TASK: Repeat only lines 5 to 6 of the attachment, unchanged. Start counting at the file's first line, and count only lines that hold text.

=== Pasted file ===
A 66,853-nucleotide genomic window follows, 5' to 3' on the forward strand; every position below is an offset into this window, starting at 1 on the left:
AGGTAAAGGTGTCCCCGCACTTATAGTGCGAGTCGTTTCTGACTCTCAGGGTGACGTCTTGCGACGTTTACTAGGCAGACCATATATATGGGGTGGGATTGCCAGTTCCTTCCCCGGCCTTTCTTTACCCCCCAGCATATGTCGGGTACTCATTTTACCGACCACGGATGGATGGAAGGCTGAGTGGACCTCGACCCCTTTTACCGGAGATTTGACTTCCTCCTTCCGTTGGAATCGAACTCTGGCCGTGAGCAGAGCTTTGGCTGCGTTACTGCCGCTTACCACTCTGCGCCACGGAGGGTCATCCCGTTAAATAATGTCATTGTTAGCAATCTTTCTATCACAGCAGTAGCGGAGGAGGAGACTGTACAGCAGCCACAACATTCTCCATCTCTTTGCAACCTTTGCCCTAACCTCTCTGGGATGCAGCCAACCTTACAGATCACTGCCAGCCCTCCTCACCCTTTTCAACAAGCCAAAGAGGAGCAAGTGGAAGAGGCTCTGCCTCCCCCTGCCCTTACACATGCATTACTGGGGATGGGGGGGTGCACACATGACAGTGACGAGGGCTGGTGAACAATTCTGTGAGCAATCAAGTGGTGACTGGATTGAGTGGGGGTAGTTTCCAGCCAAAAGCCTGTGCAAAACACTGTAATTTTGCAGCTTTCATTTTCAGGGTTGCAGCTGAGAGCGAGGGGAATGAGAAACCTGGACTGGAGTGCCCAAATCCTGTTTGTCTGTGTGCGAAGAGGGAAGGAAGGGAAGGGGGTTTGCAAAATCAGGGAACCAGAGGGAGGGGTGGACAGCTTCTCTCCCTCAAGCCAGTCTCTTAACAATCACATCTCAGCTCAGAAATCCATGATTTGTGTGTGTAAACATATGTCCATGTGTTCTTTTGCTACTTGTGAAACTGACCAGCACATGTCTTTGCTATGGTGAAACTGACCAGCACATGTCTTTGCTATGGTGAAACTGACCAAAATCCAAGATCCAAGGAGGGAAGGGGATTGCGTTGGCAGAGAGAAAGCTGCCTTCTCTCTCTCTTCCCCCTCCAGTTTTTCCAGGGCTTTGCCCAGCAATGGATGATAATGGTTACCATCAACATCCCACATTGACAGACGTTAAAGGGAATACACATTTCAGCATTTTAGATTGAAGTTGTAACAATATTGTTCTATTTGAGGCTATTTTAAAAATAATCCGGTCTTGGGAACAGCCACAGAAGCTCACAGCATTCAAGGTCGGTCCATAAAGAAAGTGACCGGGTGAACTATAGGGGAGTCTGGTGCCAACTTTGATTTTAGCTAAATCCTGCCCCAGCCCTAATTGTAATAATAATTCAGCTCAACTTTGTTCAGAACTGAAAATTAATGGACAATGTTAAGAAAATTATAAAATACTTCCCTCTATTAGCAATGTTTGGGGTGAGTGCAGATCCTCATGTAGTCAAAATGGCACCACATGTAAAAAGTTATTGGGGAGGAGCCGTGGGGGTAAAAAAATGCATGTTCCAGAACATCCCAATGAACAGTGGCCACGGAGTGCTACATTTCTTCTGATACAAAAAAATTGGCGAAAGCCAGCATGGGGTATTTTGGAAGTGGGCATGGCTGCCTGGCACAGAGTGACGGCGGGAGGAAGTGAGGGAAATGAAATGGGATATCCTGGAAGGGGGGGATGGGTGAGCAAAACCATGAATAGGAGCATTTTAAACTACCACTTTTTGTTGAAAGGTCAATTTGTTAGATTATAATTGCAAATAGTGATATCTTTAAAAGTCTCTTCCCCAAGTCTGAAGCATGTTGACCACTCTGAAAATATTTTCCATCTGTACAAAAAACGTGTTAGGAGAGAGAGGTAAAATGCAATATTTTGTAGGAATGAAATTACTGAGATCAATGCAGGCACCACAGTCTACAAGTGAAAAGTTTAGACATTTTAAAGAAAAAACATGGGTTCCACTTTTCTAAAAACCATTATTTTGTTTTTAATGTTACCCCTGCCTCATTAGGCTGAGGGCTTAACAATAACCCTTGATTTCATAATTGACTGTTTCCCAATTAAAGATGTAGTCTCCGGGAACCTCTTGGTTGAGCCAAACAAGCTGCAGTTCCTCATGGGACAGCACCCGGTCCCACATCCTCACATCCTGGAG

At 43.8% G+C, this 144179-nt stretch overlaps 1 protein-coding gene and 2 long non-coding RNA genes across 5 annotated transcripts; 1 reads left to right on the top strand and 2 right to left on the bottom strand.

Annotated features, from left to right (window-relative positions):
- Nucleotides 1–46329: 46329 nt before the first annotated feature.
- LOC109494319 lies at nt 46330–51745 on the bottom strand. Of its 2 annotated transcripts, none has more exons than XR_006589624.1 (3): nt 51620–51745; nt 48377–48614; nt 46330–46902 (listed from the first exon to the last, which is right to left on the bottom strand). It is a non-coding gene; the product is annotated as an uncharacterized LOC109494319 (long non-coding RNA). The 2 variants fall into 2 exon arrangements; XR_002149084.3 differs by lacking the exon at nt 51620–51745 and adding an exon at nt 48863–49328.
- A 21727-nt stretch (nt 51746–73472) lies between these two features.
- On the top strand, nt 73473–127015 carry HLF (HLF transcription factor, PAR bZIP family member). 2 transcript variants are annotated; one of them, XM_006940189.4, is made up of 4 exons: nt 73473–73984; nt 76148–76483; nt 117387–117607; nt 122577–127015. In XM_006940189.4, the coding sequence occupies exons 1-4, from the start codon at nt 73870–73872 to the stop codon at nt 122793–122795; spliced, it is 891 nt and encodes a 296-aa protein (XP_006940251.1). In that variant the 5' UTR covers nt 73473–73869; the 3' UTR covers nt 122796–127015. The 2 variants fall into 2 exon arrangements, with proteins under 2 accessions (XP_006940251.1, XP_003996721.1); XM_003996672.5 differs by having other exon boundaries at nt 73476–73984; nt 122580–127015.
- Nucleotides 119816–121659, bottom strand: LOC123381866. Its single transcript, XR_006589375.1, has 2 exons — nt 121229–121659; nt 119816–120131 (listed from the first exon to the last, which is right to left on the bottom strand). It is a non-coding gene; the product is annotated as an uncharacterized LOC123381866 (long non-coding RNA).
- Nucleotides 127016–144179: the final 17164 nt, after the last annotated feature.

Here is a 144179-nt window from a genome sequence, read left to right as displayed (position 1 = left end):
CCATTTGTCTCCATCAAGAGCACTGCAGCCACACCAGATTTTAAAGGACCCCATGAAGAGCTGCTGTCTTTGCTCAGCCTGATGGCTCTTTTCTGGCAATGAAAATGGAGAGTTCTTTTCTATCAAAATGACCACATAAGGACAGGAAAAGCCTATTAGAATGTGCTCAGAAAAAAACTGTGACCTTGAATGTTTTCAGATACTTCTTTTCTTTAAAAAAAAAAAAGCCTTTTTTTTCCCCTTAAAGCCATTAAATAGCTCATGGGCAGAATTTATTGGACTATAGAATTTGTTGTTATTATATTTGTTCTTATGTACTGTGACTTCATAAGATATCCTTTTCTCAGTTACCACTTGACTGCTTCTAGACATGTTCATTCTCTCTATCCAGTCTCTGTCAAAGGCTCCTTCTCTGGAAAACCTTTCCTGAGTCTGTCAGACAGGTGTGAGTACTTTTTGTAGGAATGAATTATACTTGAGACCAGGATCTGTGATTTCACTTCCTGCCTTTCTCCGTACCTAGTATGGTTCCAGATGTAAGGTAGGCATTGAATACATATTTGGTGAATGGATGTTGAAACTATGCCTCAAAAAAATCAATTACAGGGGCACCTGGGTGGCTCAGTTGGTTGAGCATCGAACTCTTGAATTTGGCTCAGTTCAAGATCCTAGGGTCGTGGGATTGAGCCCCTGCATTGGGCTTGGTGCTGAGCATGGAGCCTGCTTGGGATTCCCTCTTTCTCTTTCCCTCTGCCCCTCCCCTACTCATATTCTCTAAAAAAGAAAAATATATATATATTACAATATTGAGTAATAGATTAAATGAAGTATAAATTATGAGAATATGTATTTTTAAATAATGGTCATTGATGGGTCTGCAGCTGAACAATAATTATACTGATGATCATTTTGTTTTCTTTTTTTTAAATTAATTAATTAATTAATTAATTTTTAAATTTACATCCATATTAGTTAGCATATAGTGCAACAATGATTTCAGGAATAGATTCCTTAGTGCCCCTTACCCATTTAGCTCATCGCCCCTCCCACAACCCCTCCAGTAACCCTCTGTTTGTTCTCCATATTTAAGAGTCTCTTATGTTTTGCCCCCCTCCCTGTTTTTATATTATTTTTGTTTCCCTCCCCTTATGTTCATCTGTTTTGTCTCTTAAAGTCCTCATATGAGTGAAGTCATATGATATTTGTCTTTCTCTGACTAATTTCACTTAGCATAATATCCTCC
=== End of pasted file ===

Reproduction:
- Nucleotides 1–46329: 46329 nt before the first annotated feature.
- LOC109494319 lies at nt 46330–51745 on the bottom strand. Of its 2 annotated transcripts, none has more exons than XR_006589624.1 (3): nt 51620–51745; nt 48377–48614; nt 46330–46902 (listed from the first exon to the last, which is right to left on the bottom strand). It is a non-coding gene; the product is annotated as an uncharacterized LOC109494319 (long non-coding RNA). The 2 variants fall into 2 exon arrangements; XR_002149084.3 differs by lacking the exon at nt 51620–51745 and adding an exon at nt 48863–49328.